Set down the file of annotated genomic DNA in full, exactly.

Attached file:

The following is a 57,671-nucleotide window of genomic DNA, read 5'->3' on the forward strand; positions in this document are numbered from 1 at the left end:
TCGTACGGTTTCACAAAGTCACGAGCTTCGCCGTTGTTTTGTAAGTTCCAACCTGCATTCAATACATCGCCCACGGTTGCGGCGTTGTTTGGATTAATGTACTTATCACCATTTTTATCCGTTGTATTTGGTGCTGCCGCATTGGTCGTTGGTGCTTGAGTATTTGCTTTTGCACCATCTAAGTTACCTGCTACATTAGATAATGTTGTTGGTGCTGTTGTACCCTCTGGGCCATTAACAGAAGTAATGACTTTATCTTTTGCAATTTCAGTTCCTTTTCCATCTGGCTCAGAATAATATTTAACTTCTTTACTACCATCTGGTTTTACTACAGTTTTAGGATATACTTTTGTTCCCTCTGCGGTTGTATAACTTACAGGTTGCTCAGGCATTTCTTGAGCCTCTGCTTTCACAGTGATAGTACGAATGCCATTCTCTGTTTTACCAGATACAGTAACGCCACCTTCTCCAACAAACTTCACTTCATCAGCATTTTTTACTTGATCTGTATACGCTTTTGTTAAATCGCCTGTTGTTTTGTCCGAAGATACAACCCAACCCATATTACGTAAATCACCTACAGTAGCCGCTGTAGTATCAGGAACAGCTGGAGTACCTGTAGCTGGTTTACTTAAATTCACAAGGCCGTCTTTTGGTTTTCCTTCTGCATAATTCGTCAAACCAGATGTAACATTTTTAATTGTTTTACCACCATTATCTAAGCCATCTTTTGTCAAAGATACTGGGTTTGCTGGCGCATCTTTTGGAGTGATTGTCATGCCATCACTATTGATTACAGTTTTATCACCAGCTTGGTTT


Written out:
The following is a 57,671-nucleotide window of genomic DNA, read 5'->3' on the forward strand; positions in this document are numbered from 1 at the left end:
TCGTACGGTTTCACAAAGTCACGAGCTTCGCCGTTGTTTTGTAAGTTCCAACCTGCATTCAATACATCGCCCACGGTTGCGGCGTTGTTTGGATTAATGTACTTATCACCATTTTTATCCGTTGTATTTGGTGCTGCCGCATTGGTCGTTGGTGCTTGAGTATTTGCTTTTGCACCATCTAAGTTACCTGCTACATTAGATAATGTTGTTGGTGCTGTTGTACCCTCTGGGCCATTAACAGAAGTAATGACTTTATCTTTTGCAATTTCAGTTCCTTTTCCATCTGGCTCAGAATAATATTTAACTTCTTTACTACCATCTGGTTTTACTACAGTTTTAGGATATACTTTTGTTCCCTCTGCGGTTGTATAACTTACAGGTTGCTCAGGCATTTCTTGAGCCTCTGCTTTCACAGTGATAGTACGAATGCCATTCTCTGTTTTACCAGATACAGTAACGCCACCTTCTCCAACAAACTTCACTTCATCAGCATTTTTTACTTGATCTGTATACGCTTTTGTTAAATCGCCTGTTGTTTTGTCCGAAGATACAACCCAACCCATATTACGTAAATCACCTACAGTAGCCGCTGTAGTATCAGGAACAGCTGGAGTACCTGTAGCTGGTTTACTTAAATTCACAAGGCCGTCTTTTGGTTTTCCTTCTGCATAATTCGTCAAACCAGATGTAACATTTTTAATTGTTTTACCACCATTATCTAAGCCATCTTTTGTCAAAGATACTGGGTTTGCTGGCGCATCTTTTGGAGTGATTGTCATGCCATCACTATTGATTACAGTTTTATCACCAGCTTGGTTT